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Essential Oils Safe for Pets? What You Need to Know

Are essential oils safe for pets? Learn how to use them responsibly to ensure your pet’s safety and well-being.


This pet health content about diffusing essential oils around pets was written by a veterinarian, Dr. Debora Lichtenberg, VMD. It was last reviewed and updated on July 11, 2024

If you have questions or concerns, call your vet, who is best equipped to ensure the health and well-being of your pet. This article is for informational purposes only and is not a substitute for professional medical advice, diagnosis or treatment. See additional information.

essential oils safe for pets
Essential oils safe for pets? Diffusing essential oils around pets is a controversial topic. Photo: Anneke_B

Essential Oils Safe for Pets: Navigating the Controversy

Some highly opinionated, unsubstantiated internet posts about the dangers of essential oils to our pets are scaring pet parents. Diffusing essential oils should be done with caution and may be dangerous to pets — in certain circumstances. However, making you think that you may be killing your pets by the average use of a diffuser is largely sensational and not based on evidence.

The topic of essential oils and our pets is controversial, particularly concerning our pets’ safety. Evidence is scarce, so anything you read on the internet should be regarded with skepticism.

Key points to consider:

  • Essential oils can be dangerous to pets in certain circumstances.
  • Many internet posts about essential oils and pets are sensational and not based on evidence.
  • Always approach information with skepticism due to the limited evidence available.

Debunking the Myth: Essential Oils Safe for Pets

A recent internet post claims “diffusing essential oils kills cats” and names many commonly used oils. The poster bases this claim on the cat’s particular inability to metabolize these oils, specifically due to a deficiency in a liver enzyme called glucuronyl transferase. According to the post, this lack leads to death.

However, cats are more sensitive to certain essential oils, partly because of their liver metabolism. But the majority of these oils are not intensely toxic or fatal to cats. Cats have alternative pathways to metabolize essential oils, although there may be risks if you frequently use your diffuser.

  • Cats lack or are deficient in a certain liver enzyme, glucuronyl transferase, which is mentioned as a cause for toxicity.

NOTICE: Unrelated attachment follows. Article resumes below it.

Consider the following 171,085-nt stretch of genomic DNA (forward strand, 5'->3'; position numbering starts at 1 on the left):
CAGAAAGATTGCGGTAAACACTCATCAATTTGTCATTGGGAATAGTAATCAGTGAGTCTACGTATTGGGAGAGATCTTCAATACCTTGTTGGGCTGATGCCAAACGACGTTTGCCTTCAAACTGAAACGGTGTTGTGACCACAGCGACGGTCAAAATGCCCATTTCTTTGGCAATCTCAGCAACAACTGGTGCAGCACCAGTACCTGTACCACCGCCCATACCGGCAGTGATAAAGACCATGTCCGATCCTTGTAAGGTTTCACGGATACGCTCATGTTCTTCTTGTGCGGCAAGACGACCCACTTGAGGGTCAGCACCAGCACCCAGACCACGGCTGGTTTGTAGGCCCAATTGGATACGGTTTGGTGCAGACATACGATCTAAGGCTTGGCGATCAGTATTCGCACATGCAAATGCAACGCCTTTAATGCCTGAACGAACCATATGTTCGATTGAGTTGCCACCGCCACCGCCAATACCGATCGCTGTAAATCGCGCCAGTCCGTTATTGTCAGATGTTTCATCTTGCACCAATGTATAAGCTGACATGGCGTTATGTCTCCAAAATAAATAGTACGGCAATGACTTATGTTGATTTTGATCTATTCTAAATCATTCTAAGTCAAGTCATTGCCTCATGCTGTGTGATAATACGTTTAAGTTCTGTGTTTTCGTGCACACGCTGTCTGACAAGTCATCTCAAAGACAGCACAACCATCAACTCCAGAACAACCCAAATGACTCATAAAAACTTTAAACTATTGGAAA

• Despite this, most essential oils are not intensely toxic or fatal to cats.
  • Many cats are fine for years and only become sick due to various other reasons.

The post ends with a sensational statement: “Your cat could be fine for YEARS but then horribly sick without warning.” This has made many veterinarians laugh, as essential oil toxicity is not high on a veterinarian’s differential list when presented with a sick cat.

Certain essential oils are calming — but may be overpowering for your pets. Photo: mitchf1

The Facebook Tea Tree Oil Post: Understanding Essential Oils Safe for Pets

Another story circulating on Facebook tells the tale of a dog exhibiting significant neurologic symptoms after continual exposure to diffused tea tree oil for many hours. With supportive veterinary care, the dog was OK.

This story is a bit surprising. Tea tree oil is known to be toxic to animals at high concentrations, but toxicity is usually related to the oil being placed directly on the animal’s skin purposely by the human or by the pet ingesting it.

  • Tea tree oil is toxic to animals at high concentrations.
  • Toxicity is usually due to direct application on the skin or ingestion by the pet.
  • In the Facebook case, the dog was supposedly exposed only to diffused fumes and still became sick.

In the Facebook case, the dog was supposedly exposed only to diffused fumes and still became sick. Can the human be sure there was no ingestion of or direct contact with the tea tree oil?

Essential Oil Facts — And Common Sense

Diffusing essential oils around pets may cause or worsen respiratory or liver problems in certain cats and other pets, so use them with caution. When essential oils are actively diffused, tiny little oil droplets are inhaled and enter the lungs. Could the long-term use and inhalation of these oils cause something like secondhand smoke, which causes lung cancer? The droplets also like to hang out in fatty tissues such as the brain.